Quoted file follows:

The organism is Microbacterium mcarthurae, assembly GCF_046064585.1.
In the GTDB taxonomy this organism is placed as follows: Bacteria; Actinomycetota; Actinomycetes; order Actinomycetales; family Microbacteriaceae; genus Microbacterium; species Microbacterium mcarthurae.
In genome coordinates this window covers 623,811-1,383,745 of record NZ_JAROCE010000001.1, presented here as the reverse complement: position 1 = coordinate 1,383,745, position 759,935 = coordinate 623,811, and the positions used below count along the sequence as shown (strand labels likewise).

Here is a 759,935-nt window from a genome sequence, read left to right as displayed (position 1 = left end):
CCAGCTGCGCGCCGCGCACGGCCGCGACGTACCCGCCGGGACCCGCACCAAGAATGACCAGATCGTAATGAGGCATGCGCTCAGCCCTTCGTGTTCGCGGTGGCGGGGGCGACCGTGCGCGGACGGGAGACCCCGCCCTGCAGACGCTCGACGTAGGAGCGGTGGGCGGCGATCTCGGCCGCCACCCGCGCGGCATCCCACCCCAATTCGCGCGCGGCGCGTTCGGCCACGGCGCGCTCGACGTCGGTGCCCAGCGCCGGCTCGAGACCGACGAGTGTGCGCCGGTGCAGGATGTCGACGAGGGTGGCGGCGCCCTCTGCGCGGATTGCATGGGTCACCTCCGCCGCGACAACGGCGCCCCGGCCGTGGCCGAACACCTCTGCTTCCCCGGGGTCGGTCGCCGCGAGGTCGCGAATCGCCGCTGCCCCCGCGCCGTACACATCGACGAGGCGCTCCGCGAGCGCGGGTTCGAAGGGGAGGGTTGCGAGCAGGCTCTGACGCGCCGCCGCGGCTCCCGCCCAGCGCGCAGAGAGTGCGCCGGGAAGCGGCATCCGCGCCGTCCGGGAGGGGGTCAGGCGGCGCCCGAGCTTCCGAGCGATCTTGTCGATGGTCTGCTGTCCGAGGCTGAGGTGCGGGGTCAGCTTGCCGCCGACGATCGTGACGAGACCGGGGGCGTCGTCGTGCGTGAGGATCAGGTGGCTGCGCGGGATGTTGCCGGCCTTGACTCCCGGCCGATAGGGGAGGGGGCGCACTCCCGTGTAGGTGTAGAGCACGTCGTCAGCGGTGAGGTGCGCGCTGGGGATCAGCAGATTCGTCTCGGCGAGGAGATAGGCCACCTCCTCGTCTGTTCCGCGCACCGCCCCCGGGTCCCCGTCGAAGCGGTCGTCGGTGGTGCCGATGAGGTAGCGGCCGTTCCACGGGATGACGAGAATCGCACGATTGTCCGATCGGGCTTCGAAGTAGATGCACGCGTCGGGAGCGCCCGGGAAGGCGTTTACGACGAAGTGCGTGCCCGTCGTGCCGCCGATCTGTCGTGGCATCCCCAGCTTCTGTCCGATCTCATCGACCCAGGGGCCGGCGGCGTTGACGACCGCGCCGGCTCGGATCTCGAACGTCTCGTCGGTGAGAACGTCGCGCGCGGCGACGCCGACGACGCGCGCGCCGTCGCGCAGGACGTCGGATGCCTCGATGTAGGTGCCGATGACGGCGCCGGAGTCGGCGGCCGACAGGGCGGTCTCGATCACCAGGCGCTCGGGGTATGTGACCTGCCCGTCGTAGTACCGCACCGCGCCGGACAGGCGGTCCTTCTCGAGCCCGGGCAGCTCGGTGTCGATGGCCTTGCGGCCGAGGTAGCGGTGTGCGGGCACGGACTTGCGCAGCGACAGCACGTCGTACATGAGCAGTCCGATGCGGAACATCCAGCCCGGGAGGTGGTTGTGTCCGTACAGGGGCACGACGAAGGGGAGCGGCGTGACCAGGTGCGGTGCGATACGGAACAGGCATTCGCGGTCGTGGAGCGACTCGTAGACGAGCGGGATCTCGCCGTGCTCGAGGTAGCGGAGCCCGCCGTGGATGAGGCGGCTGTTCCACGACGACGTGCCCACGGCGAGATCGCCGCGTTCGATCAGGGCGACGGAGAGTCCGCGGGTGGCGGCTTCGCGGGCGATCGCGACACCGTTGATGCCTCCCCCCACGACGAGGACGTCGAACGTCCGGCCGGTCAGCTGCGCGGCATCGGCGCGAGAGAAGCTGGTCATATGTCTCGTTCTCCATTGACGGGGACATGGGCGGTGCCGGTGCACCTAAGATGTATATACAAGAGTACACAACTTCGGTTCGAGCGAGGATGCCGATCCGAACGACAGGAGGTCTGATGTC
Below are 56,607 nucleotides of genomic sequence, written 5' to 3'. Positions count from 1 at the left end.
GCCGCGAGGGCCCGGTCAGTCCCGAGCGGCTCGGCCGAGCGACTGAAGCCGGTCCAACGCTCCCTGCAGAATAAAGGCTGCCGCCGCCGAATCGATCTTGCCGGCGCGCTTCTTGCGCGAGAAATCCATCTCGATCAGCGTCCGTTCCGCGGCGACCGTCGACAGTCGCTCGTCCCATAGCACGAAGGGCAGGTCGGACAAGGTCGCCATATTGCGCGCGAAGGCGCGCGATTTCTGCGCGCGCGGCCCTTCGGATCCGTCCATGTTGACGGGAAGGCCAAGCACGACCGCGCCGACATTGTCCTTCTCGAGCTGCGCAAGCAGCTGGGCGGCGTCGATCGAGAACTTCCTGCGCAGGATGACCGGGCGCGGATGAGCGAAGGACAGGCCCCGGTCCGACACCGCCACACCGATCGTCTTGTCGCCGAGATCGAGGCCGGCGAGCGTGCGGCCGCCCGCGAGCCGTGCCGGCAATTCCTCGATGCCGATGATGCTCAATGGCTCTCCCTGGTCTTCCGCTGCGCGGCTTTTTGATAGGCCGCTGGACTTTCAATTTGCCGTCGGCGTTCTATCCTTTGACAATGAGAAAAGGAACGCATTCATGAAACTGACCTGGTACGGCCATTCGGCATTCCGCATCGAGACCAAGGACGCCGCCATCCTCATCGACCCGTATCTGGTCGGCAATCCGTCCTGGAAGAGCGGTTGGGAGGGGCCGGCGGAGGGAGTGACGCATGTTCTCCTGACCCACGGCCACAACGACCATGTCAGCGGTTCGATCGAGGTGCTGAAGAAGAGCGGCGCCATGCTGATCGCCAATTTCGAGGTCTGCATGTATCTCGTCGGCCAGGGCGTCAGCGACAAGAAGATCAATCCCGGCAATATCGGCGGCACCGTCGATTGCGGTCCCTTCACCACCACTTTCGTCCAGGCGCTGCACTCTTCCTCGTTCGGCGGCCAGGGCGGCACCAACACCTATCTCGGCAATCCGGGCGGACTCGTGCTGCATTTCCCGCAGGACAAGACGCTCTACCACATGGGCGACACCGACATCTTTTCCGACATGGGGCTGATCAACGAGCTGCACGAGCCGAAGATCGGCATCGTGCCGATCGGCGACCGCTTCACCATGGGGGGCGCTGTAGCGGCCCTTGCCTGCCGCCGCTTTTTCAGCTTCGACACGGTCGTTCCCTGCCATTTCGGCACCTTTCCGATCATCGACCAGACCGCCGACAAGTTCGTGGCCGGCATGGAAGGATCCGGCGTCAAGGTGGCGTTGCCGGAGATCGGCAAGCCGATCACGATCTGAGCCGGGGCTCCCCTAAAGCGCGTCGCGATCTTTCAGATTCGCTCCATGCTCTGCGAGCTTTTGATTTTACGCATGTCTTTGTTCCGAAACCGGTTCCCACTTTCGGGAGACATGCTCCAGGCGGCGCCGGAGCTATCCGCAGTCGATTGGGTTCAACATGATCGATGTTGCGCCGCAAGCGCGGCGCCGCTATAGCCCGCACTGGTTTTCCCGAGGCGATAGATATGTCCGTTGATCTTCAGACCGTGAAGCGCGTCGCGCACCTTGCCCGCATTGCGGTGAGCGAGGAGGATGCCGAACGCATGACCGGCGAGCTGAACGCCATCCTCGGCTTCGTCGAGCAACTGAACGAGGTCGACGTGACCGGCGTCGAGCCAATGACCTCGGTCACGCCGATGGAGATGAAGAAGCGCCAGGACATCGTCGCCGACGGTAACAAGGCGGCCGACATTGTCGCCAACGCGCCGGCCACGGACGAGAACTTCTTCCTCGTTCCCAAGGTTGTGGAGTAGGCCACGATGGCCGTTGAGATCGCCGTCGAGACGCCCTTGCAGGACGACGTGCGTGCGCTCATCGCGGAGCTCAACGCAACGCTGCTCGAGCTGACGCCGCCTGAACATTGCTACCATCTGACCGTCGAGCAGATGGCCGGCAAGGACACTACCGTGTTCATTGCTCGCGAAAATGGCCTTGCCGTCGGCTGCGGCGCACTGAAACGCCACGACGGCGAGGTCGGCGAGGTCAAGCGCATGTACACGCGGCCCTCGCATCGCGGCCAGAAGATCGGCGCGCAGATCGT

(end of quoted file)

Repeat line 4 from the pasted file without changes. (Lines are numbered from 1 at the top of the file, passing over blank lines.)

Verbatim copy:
Here is a 759,935-nt window from a genome sequence, read left to right as displayed (position 1 = left end):